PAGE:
I drink a second mouthful, in which I find nothing more than in the first, a third, which gives me rather less than the second. It is time to stop; the potion is losing its magic. It is plain that the object of my quest, the truth, lies not in the cup but in myself. The tea has called up in me, but does not itself understand, and can only repeat indefinitely with a gradual loss of strength, the same testimony; which I, too, cannot interpret, though I hope at least to be able to call upon the tea for it again and to find it there presently, intact and at my disposal, for my final enlightenment. I put down my cup and examine my own mind. It is for it to discover the truth. But how? What an abyss of uncertainty whenever the mind feels that some part of it has strayed beyond its own borders; when it, the seeker, is at once the dark region through which it must go seeking, where all its equipment will avail it nothing. Seek? More than that: create. It is face to face with something which does not so far exist, to which it alone can give reality and substance, which it alone can bring into the light of day.
And I begin again to ask myself what it could have been, this unremembered state which brought with it no logical proof of its existence, but only the sense that it was a happy, that it was a real state in whose presence other states of consciousness melted and vanished. I decide to attempt to make it reappear. I retrace my thoughts to the moment at which I drank the first spoonful of tea. I find again the same state, illumined by no fresh light. I compel my mind to make one further effort, to follow and recapture once again the fleeting sensation. And that nothing may interrupt it in its course I shut out every obstacle, every extraneous idea, I stop my ears and inhibit all attention to the sounds which come from the next room. And then, feeling that my mind is growing fatigued without having any success to report, I compel it for a change to enjoy that distraction which I have just denied it, to think of other things, to rest and refresh itself before the supreme attempt. And then for the second time I clear an empty space in front of it. I place in position before my mind’s eye the still recent taste of that first mouthful, and I feel something start within me, something that leaves its resting-place and attempts to rise, something that has been embedded like an anchor at a great depth; I do not know yet what it is, but I can feel it mounting slowly; I can measure the resistance, I can hear the echo of great spaces traversed.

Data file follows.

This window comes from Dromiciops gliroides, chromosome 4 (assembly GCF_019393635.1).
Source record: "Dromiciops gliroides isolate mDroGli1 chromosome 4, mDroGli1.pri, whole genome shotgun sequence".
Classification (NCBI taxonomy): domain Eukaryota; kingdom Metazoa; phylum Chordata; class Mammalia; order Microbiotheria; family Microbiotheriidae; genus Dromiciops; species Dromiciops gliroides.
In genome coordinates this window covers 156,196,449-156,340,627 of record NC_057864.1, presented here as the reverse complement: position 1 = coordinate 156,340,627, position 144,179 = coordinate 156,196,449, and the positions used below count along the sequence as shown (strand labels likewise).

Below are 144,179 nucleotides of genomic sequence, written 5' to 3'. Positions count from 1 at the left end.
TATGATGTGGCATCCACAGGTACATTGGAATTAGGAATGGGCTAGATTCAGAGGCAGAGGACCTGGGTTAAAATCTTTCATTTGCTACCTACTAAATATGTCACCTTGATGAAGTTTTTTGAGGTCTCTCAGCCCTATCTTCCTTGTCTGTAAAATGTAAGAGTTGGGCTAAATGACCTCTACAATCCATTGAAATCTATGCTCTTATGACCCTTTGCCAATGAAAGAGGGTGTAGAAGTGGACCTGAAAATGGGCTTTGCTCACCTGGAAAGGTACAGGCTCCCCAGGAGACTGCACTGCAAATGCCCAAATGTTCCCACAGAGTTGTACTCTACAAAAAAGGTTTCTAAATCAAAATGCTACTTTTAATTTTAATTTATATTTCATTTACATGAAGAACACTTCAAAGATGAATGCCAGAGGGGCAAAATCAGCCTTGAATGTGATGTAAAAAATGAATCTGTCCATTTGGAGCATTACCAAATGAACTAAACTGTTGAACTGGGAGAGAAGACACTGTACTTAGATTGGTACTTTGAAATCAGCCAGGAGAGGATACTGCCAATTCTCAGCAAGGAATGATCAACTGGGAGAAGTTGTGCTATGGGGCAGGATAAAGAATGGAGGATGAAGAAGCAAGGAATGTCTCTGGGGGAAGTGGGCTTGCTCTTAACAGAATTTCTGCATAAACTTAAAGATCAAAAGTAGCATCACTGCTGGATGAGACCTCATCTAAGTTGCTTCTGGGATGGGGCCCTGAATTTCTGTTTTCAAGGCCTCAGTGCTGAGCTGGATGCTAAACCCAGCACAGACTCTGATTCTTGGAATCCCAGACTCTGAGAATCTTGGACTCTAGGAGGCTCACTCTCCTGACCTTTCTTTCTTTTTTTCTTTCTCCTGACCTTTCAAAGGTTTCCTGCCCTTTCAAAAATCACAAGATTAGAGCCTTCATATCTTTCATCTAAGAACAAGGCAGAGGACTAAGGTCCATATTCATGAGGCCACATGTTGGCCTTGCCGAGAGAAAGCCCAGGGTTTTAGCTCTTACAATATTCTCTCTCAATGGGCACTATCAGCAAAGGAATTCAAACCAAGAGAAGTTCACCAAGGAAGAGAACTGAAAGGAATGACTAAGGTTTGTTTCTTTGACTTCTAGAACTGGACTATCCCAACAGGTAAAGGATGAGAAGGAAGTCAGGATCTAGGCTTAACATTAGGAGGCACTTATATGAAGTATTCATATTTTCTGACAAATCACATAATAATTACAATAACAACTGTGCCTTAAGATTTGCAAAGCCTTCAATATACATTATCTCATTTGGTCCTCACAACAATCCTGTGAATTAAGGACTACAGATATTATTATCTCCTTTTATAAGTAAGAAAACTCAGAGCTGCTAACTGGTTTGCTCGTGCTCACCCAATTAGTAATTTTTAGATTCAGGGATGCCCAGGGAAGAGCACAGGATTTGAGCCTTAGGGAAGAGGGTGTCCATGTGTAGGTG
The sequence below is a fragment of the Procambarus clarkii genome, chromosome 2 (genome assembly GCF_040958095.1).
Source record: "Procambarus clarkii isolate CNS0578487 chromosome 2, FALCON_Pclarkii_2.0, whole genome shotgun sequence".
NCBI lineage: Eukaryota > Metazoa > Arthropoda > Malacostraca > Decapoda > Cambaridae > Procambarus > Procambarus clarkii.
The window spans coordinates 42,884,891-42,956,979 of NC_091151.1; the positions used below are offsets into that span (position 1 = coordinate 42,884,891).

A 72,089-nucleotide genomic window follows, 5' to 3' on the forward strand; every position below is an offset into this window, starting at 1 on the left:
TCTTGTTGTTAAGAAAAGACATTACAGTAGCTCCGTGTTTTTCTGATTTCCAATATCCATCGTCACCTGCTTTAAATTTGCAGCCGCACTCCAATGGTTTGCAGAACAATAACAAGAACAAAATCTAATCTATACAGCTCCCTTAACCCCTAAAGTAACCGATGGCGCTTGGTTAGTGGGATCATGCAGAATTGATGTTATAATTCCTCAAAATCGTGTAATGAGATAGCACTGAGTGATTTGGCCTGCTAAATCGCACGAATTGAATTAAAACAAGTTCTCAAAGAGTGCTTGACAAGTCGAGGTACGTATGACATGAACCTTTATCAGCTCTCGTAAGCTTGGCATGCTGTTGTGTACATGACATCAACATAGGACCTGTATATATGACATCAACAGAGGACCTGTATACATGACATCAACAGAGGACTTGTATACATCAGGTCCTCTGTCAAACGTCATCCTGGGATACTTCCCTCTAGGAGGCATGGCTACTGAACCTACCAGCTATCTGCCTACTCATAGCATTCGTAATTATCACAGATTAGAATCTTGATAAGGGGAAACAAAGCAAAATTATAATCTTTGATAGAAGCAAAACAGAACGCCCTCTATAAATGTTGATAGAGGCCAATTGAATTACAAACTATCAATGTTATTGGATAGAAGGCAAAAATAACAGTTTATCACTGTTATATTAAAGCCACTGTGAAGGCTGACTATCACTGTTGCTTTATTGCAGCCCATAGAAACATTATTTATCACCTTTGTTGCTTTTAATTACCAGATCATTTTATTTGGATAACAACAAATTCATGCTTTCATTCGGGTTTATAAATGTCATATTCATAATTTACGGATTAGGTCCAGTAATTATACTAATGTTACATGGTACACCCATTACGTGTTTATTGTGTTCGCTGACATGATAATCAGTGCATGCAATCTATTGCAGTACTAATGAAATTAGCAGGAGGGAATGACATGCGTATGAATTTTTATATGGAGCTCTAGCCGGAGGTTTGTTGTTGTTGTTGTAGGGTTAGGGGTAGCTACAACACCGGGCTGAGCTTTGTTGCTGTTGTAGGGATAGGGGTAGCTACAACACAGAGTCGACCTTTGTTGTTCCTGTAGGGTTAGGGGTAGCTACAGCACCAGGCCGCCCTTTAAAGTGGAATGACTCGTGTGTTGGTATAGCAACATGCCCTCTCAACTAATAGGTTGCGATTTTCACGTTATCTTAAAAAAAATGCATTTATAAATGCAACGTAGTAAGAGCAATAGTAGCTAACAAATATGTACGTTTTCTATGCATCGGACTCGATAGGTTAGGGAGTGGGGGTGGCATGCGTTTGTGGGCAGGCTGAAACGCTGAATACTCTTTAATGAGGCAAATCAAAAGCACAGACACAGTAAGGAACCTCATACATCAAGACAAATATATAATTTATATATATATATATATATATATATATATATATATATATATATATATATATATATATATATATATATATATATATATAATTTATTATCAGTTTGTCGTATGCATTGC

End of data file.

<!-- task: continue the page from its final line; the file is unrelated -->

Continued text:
Undoubtedly what is thus palpitating in the depths of my being must be the image, the visual memory which, being linked to that taste, has tried to follow it into my conscious mind. But its struggles are too far off, too much confused; scarcely can I perceive the colourless reflection in which are blended the uncapturable whirling medley of radiant hues, and I cannot distinguish its form, cannot invite it, as the one possible interpreter, to translate to me the evidence of its contemporary, its inseparable paramour, the taste of cake soaked in tea; cannot ask it to inform me what special circumstance is in question, of what period in my past life.